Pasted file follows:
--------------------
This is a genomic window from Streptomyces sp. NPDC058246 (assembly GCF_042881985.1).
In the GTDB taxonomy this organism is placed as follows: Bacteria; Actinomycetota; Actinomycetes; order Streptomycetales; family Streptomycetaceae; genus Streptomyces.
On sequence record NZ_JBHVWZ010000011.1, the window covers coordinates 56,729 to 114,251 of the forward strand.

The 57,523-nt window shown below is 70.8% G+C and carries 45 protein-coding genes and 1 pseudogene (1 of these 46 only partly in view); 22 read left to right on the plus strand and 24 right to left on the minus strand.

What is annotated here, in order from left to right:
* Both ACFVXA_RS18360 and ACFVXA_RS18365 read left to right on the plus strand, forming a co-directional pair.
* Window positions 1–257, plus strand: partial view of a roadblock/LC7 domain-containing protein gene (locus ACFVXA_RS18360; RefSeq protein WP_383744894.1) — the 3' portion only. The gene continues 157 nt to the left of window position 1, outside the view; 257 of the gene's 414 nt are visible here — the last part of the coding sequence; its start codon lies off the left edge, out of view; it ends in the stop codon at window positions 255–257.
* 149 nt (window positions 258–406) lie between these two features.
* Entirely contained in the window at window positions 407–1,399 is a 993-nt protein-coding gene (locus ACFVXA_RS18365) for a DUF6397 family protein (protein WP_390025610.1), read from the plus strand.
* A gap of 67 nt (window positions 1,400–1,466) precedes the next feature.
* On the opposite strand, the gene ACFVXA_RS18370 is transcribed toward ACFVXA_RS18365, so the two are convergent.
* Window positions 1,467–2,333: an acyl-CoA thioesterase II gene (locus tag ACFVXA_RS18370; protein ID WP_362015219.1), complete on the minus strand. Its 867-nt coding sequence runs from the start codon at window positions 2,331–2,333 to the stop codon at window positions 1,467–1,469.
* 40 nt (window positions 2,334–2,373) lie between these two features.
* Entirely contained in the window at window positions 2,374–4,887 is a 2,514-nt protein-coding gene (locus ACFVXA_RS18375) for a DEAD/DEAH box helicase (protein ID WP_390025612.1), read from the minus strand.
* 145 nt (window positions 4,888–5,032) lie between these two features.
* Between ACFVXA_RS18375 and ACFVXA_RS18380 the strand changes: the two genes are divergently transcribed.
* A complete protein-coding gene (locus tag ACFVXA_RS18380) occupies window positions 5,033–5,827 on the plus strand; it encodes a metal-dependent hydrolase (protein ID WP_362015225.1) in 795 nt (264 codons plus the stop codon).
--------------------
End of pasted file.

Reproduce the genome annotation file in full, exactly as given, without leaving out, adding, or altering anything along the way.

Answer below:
This is a genomic window from Streptomyces sp. NPDC058246 (assembly GCF_042881985.1).
In the GTDB taxonomy this organism is placed as follows: Bacteria; Actinomycetota; Actinomycetes; order Streptomycetales; family Streptomycetaceae; genus Streptomyces.
On sequence record NZ_JBHVWZ010000011.1, the window covers coordinates 56,729 to 114,251 of the forward strand.

The 57,523-nt window shown below is 70.8% G+C and carries 45 protein-coding genes and 1 pseudogene (1 of these 46 only partly in view); 22 read left to right on the plus strand and 24 right to left on the minus strand.

What is annotated here, in order from left to right:
* Both ACFVXA_RS18360 and ACFVXA_RS18365 read left to right on the plus strand, forming a co-directional pair.
* Window positions 1–257, plus strand: partial view of a roadblock/LC7 domain-containing protein gene (locus ACFVXA_RS18360; RefSeq protein WP_383744894.1) — the 3' portion only. The gene continues 157 nt to the left of window position 1, outside the view; 257 of the gene's 414 nt are visible here — the last part of the coding sequence; its start codon lies off the left edge, out of view; it ends in the stop codon at window positions 255–257.
* 149 nt (window positions 258–406) lie between these two features.
* Entirely contained in the window at window positions 407–1,399 is a 993-nt protein-coding gene (locus ACFVXA_RS18365) for a DUF6397 family protein (protein WP_390025610.1), read from the plus strand.
* A gap of 67 nt (window positions 1,400–1,466) precedes the next feature.
* On the opposite strand, the gene ACFVXA_RS18370 is transcribed toward ACFVXA_RS18365, so the two are convergent.
* Window positions 1,467–2,333: an acyl-CoA thioesterase II gene (locus tag ACFVXA_RS18370; protein ID WP_362015219.1), complete on the minus strand. Its 867-nt coding sequence runs from the start codon at window positions 2,331–2,333 to the stop codon at window positions 1,467–1,469.
* 40 nt (window positions 2,334–2,373) lie between these two features.
* Entirely contained in the window at window positions 2,374–4,887 is a 2,514-nt protein-coding gene (locus ACFVXA_RS18375) for a DEAD/DEAH box helicase (protein ID WP_390025612.1), read from the minus strand.
* 145 nt (window positions 4,888–5,032) lie between these two features.
* Between ACFVXA_RS18375 and ACFVXA_RS18380 the strand changes: the two genes are divergently transcribed.
* A complete protein-coding gene (locus tag ACFVXA_RS18380) occupies window positions 5,033–5,827 on the plus strand; it encodes a metal-dependent hydrolase (protein ID WP_362015225.1) in 795 nt (264 codons plus the stop codon).